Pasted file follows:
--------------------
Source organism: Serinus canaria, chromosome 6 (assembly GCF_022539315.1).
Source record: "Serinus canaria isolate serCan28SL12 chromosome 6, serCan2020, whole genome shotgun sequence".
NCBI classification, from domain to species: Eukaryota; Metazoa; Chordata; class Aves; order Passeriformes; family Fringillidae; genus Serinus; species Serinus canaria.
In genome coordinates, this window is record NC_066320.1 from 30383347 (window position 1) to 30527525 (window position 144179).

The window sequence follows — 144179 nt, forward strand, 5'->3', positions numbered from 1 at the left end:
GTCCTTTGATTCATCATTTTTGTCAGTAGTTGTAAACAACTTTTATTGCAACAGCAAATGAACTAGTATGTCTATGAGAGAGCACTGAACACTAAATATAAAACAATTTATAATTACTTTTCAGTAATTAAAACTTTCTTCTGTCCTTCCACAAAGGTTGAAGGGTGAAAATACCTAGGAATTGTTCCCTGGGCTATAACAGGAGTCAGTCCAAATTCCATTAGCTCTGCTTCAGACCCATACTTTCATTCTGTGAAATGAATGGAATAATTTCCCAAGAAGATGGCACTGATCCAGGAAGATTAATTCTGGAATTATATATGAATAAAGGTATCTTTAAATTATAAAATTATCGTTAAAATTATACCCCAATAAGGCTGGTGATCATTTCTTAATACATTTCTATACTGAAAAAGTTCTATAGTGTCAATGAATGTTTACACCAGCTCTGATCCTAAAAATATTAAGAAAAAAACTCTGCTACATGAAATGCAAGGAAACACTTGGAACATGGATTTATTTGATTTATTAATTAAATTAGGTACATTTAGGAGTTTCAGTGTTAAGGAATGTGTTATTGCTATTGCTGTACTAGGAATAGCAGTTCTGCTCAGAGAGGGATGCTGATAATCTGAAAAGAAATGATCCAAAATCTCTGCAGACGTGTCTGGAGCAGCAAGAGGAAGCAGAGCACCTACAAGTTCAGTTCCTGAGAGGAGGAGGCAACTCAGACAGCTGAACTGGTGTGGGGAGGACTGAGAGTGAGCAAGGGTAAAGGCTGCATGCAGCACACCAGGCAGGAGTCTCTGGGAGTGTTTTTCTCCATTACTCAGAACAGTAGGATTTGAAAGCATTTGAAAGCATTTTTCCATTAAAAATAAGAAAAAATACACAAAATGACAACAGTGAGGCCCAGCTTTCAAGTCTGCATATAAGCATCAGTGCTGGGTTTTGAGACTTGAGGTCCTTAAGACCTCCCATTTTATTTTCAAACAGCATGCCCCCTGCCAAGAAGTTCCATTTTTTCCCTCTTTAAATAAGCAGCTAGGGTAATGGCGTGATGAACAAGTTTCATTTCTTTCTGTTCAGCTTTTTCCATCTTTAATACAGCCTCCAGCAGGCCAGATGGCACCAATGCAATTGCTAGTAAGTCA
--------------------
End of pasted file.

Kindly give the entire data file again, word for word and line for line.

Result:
Source organism: Serinus canaria, chromosome 6 (assembly GCF_022539315.1).
Source record: "Serinus canaria isolate serCan28SL12 chromosome 6, serCan2020, whole genome shotgun sequence".
NCBI classification, from domain to species: Eukaryota; Metazoa; Chordata; class Aves; order Passeriformes; family Fringillidae; genus Serinus; species Serinus canaria.
In genome coordinates, this window is record NC_066320.1 from 30383347 (window position 1) to 30527525 (window position 144179).

The window sequence follows — 144179 nt, forward strand, 5'->3', positions numbered from 1 at the left end:
GTCCTTTGATTCATCATTTTTGTCAGTAGTTGTAAACAACTTTTATTGCAACAGCAAATGAACTAGTATGTCTATGAGAGAGCACTGAACACTAAATATAAAACAATTTATAATTACTTTTCAGTAATTAAAACTTTCTTCTGTCCTTCCACAAAGGTTGAAGGGTGAAAATACCTAGGAATTGTTCCCTGGGCTATAACAGGAGTCAGTCCAAATTCCATTAGCTCTGCTTCAGACCCATACTTTCATTCTGTGAAATGAATGGAATAATTTCCCAAGAAGATGGCACTGATCCAGGAAGATTAATTCTGGAATTATATATGAATAAAGGTATCTTTAAATTATAAAATTATCGTTAAAATTATACCCCAATAAGGCTGGTGATCATTTCTTAATACATTTCTATACTGAAAAAGTTCTATAGTGTCAATGAATGTTTACACCAGCTCTGATCCTAAAAATATTAAGAAAAAAACTCTGCTACATGAAATGCAAGGAAACACTTGGAACATGGATTTATTTGATTTATTAATTAAATTAGGTACATTTAGGAGTTTCAGTGTTAAGGAATGTGTTATTGCTATTGCTGTACTAGGAATAGCAGTTCTGCTCAGAGAGGGATGCTGATAATCTGAAAAGAAATGATCCAAAATCTCTGCAGACGTGTCTGGAGCAGCAAGAGGAAGCAGAGCACCTACAAGTTCAGTTCCTGAGAGGAGGAGGCAACTCAGACAGCTGAACTGGTGTGGGGAGGACTGAGAGTGAGCAAGGGTAAAGGCTGCATGCAGCACACCAGGCAGGAGTCTCTGGGAGTGTTTTTCTCCATTACTCAGAACAGTAGGATTTGAAAGCATTTGAAAGCATTTTTCCATTAAAAATAAGAAAAAATACACAAAATGACAACAGTGAGGCCCAGCTTTCAAGTCTGCATATAAGCATCAGTGCTGGGTTTTGAGACTTGAGGTCCTTAAGACCTCCCATTTTATTTTCAAACAGCATGCCCCCTGCCAAGAAGTTCCATTTTTTCCCTCTTTAAATAAGCAGCTAGGGTAATGGCGTGATGAACAAGTTTCATTTCTTTCTGTTCAGCTTTTTCCATCTTTAATACAGCCTCCAGCAGGCCAGATGGCACCAATGCAATTGCTAGTAAGTCA